Can Literacy In The Classroom Be Achieved?
By Steven Schnee

A classroom that models proper literacy techniques will most often be the one that excels the most. This is every administrator’s dream. The problem however is that many teachers fear that it is a situation that can not be achieved. The foundation for liberal arts instruction and guidance grows out of the two major skills of reading and writing. The greatest drawback for many students’ complications can be derived from their living conditions outside of school. Some students suffer due to their poor and unfulfilling lifestyles during their growth or their lack of parental guidance. Others face the challenge of abandoning their native tongue in order to fit in and communicate with the general public. Some students just fall into this crowd of unfortunate souls mainly because they have been deprived of their literacy opportunities as a result of a lack of exposure.
We as a teachers need to prevent this injustice from taking place. Liberal Arts should be incorporated in some way into each discipline area to keep this dream alive. Richard T. Vacca writes in his article, Taking the Mystery Out of Content-Area Literacy that “to be literate in content classrooms, students must learn how to use language processes to explore and construct meaning with texts. When students put language to work for them in content classrooms, it helps them to discover, organize, retrieve, and elaborate on what they are learning.” All this would be great, but it calls for measures that are slightly difficult to come by for some of these children. The hardest part of teaching with a literacy approach is finding a method that is effective. With so many complications for our students this makes our job that much more difficult. Most of the time finding one method will not prove successful for all. Howard Gardner reinforces the concept that multiple teaching styles becomes necessary when dealing with individuals who perform with multiple intelligences.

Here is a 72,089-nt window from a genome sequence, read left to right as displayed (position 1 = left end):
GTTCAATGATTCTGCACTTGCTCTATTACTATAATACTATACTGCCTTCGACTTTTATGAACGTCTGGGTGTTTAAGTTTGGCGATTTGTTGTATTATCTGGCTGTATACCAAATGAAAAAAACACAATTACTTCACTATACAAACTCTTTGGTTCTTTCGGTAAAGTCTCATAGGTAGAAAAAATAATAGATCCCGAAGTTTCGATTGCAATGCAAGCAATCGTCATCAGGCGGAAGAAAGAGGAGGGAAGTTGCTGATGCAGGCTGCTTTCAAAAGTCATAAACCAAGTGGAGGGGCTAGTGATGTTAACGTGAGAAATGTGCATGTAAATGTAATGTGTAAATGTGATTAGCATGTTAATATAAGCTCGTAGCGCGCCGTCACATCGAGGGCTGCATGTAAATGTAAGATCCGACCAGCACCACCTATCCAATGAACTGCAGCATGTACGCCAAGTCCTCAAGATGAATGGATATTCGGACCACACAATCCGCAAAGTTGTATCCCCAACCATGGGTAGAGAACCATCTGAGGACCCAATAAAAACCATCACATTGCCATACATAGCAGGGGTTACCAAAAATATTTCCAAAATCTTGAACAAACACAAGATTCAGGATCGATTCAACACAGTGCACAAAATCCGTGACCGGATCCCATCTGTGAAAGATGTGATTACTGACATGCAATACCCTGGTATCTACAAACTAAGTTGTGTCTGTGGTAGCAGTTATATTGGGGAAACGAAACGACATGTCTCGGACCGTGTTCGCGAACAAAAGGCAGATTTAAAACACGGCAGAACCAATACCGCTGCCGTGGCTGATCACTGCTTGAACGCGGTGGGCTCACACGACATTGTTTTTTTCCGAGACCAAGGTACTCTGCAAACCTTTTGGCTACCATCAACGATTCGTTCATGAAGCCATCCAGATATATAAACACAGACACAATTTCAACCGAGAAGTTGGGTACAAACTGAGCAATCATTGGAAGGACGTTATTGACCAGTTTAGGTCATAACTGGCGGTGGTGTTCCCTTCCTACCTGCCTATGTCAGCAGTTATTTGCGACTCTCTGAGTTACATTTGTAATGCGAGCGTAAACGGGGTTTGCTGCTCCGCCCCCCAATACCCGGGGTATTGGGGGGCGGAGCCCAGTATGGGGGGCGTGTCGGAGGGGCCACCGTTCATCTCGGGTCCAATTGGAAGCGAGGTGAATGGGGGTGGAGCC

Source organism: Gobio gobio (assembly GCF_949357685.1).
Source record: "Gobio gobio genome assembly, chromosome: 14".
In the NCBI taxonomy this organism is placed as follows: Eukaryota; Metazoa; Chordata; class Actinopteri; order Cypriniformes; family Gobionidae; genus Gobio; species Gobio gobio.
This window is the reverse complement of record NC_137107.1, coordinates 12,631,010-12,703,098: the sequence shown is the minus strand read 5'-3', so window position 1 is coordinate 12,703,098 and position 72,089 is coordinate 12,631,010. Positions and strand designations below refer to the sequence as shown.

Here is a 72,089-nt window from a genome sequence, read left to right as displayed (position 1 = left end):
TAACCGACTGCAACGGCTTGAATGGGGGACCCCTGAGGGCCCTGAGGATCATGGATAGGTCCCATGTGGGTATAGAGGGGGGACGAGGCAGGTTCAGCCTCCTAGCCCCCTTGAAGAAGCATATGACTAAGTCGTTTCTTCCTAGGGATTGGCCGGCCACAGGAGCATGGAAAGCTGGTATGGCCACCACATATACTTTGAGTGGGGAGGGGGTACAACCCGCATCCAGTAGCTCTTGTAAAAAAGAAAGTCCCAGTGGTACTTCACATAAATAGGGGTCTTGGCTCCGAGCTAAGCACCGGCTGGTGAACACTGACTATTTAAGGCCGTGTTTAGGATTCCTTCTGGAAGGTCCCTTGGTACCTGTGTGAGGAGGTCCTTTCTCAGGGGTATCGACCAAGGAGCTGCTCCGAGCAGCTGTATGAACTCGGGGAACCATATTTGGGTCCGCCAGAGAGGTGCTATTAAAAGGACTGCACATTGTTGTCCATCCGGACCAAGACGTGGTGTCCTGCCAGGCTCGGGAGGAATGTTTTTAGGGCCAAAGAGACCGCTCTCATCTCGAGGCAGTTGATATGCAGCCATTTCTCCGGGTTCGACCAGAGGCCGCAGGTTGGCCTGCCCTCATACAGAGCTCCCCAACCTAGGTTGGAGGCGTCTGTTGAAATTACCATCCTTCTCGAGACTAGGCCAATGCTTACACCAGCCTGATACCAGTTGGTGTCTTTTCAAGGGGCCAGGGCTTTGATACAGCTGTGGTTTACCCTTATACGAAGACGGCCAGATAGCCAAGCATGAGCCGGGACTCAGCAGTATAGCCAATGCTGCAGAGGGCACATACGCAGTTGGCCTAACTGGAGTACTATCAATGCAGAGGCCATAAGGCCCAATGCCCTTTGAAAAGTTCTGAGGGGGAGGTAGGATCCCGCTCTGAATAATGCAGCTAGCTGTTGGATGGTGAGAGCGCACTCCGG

How can we reach this varied population? Without the aid and research of Dr. Janet Allen my career would be in shambles. The most difficult task for me as a science teacher is finding a way to approach the course with literacy in mind. The simplest way I approach this problem is just to assign some reading comprehension assignments throughout the period. Unfortunately, this proves to be time consuming and as student reflection indicates … very boring too. In addition, do they actually retain any information this way? Exams and homework prove to indicate failure. Dr. Janet Allen supplies an abundance of strategies that support learning and are fun to perform. She executed a humungous act of kindness by taking all the superb teaching modules she has come across throughout her research and career and compiled them all together for teachers to refer to in her flipbook, Tools for Teaching Content Literacy. You may also find some great resources on her website,
I would like to address with you one literacy strategy that comes to mind. It is known as RAFT Writing. RAFT is an acronym for ROLE of the writer; AUDIENCE for the writing; FORMAT the writing will take; and TOPIC covered in the writing. This strategy has a student read a piece of literature and perform a task that is engaging, eventful and motivating for the students. One particular example was having my students read a passage on global warming, which some may have thought to be boring. When the classmates were given the role of student reporters attempting to convince the congress to reduce the amount of fuel efficient cars produced most took on the task head-on and produced a well crafted, sometimes creative newsletter. What do you think of Dr. Janet Allen’s approaches to teaching? Go check them out!